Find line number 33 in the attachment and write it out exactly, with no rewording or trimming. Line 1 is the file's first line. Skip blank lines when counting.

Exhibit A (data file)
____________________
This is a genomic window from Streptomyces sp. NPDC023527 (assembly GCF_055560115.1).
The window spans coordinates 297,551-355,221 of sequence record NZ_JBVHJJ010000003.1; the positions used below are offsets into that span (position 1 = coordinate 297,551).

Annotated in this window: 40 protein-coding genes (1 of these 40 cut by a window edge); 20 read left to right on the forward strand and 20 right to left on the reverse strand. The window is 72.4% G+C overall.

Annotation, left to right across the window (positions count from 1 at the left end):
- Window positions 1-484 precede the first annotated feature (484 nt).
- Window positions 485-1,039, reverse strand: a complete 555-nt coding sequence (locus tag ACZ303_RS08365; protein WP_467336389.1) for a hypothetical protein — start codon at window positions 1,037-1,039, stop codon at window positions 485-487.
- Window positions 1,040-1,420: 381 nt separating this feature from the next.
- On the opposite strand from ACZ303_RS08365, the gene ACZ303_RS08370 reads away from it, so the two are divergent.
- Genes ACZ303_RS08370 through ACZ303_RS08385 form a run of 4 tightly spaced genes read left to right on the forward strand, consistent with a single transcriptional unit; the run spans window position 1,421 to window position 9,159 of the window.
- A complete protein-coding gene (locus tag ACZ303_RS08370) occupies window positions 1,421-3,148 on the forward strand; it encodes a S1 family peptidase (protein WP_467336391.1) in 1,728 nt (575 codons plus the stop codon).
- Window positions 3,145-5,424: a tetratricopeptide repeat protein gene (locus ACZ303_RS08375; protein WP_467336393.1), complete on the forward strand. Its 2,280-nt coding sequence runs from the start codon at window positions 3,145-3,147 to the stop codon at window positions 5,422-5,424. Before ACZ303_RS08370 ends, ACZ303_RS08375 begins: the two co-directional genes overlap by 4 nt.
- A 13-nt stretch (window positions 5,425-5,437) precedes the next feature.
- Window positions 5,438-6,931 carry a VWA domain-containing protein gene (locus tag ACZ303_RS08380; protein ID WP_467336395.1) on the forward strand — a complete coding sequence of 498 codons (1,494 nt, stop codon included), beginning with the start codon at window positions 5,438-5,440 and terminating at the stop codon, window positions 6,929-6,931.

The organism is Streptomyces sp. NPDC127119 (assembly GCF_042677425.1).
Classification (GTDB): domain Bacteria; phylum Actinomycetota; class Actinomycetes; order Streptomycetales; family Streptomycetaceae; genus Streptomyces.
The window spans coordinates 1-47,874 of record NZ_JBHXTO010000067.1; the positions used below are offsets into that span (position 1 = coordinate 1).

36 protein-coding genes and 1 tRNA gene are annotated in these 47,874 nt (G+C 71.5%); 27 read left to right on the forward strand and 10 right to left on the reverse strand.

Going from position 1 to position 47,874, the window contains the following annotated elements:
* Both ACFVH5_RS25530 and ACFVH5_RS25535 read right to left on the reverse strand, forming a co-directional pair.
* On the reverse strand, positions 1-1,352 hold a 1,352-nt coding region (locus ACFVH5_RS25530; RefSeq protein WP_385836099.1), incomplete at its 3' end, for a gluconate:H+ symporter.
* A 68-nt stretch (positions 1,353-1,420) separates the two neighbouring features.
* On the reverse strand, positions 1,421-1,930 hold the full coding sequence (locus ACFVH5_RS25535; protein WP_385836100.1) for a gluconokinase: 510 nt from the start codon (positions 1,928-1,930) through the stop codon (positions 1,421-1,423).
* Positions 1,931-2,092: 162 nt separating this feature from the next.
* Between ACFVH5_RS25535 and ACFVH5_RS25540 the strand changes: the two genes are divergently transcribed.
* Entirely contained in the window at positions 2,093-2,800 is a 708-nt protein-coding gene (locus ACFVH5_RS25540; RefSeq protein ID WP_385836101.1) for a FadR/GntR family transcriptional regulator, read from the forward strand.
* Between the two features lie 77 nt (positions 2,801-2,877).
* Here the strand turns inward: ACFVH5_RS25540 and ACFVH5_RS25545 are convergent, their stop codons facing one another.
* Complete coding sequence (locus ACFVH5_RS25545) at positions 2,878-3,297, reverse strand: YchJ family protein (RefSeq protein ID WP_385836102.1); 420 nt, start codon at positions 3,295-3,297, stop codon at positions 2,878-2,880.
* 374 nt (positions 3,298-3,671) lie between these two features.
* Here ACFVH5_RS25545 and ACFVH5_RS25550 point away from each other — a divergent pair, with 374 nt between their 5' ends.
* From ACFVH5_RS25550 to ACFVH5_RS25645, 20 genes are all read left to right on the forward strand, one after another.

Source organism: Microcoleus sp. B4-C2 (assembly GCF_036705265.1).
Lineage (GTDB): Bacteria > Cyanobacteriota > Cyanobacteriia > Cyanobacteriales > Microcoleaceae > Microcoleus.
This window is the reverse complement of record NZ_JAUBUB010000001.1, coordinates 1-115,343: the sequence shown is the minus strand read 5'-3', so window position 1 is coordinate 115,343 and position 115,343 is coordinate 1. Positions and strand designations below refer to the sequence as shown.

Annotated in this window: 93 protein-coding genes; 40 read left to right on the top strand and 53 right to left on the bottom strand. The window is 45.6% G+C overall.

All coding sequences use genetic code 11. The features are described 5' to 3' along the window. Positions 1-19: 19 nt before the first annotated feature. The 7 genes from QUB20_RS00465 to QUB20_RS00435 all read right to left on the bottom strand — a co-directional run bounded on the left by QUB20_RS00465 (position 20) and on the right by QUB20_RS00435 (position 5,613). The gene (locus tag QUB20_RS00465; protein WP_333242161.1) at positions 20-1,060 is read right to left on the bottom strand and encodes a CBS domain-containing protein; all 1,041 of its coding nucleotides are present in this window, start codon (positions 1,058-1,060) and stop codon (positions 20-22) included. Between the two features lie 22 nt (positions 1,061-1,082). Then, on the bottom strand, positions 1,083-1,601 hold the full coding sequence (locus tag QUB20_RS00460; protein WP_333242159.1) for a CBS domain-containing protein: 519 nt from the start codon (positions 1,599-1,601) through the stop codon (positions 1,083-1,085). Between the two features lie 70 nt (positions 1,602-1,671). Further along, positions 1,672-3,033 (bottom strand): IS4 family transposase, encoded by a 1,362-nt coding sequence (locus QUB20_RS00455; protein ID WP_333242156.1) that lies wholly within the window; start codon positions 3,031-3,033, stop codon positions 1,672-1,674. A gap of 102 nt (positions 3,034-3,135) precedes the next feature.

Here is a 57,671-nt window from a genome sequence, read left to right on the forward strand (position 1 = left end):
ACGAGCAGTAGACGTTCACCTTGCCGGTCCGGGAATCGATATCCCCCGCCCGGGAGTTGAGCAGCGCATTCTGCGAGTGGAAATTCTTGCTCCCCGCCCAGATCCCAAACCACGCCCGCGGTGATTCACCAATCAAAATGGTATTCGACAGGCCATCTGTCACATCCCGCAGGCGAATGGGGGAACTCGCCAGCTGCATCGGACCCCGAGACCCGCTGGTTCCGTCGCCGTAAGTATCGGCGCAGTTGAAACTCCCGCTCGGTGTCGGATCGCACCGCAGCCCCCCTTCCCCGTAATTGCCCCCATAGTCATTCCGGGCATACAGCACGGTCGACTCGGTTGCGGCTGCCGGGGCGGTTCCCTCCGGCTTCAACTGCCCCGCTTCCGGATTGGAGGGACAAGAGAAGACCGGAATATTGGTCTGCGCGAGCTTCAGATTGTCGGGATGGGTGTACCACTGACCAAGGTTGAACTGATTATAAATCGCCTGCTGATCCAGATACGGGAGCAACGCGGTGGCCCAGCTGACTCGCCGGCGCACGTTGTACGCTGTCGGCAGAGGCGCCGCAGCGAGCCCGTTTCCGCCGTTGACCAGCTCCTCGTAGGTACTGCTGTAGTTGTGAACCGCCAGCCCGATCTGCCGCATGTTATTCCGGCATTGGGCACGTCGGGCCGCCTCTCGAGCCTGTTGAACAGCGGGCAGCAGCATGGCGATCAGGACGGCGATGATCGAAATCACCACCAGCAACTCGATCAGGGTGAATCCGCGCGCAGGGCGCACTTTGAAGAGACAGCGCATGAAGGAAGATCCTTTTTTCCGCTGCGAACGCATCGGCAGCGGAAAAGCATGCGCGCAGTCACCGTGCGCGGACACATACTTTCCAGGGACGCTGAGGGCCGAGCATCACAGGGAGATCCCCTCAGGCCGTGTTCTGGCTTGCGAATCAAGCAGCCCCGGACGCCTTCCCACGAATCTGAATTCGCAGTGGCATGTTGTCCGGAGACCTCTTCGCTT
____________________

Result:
Lineage (GTDB): Bacteria > Cyanobacteriota > Cyanobacteriia > Cyanobacteriales > Microcoleaceae > Microcoleus.